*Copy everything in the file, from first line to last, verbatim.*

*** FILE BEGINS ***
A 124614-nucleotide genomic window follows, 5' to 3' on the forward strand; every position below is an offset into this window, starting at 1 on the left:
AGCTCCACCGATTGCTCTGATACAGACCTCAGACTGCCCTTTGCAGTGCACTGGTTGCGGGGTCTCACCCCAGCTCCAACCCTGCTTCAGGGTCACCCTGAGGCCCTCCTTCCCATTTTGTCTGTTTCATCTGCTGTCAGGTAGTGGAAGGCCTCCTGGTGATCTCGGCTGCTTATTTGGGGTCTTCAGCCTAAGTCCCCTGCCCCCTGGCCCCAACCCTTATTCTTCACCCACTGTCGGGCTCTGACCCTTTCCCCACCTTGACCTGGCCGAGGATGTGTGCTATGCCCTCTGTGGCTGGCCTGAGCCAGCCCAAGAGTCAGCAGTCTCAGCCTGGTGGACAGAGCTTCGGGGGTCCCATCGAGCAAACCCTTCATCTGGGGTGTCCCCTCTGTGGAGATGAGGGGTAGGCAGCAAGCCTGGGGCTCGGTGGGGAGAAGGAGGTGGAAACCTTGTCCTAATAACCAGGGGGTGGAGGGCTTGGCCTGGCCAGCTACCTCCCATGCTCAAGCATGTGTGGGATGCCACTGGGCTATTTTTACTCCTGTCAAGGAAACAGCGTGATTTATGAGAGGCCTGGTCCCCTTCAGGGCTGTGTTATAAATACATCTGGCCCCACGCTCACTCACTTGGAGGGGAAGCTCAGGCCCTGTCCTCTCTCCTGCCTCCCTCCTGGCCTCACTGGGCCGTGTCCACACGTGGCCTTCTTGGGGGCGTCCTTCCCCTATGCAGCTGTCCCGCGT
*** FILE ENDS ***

A 124614-nucleotide genomic window follows, 5' to 3' on the forward strand; every position below is an offset into this window, starting at 1 on the left:
AGCTCCACCGATTGCTCTGATACAGACCTCAGACTGCCCTTTGCAGTGCACTGGTTGCGGGGTCTCACCCCAGCTCCAACCCTGCTTCAGGGTCACCCTGAGGCCCTCCTTCCCATTTTGTCTGTTTCATCTGCTGTCAGGTAGTGGAAGGCCTCCTGGTGATCTCGGCTGCTTATTTGGGGTCTTCAGCCTAAGTCCCCTGCCCCCTGGCCCCAACCCTTATTCTTCACCCACTGTCGGGCTCTGACCCTTTCCCCACCTTGACCTGGCCGAGGATGTGTGCTATGCCCTCTGTGGCTGGCCTGAGCCAGCCCAAGAGTCAGCAGTCTCAGCCTGGTGGACAGAGCTTCGGGGGTCCCATCGAGCAAACCCTTCATCTGGGGTGTCCCCTCTGTGGAGATGAGGGGTAGGCAGCAAGCCTGGGGCTCGGTGGGGAGAAGGAGGTGGAAACCTTGTCCTAATAACCAGGGGGTGGAGGGCTTGGCCTGGCCAGCTACCTCCCATGCTCAAGCATGTGTGGGATGCCACTGGGCTATTTTTACTCCTGTCAAGGAAACAGCGTGATTTATGAGAGGCCTGGTCCCCTTCAGGGCTGTGTTATAAATACATCTGGCCCCACGCTCACTCACTTGGAGGGGAAGCTCAGGCCCTGTCCTCTCTCCTGCCTCCCTCCTGGCCTCACTGGGCCGTGTCCACACGTGGCCTTCTTGGGGGCGTCCTTCCCCTATGCAGCTGTCCCGCGT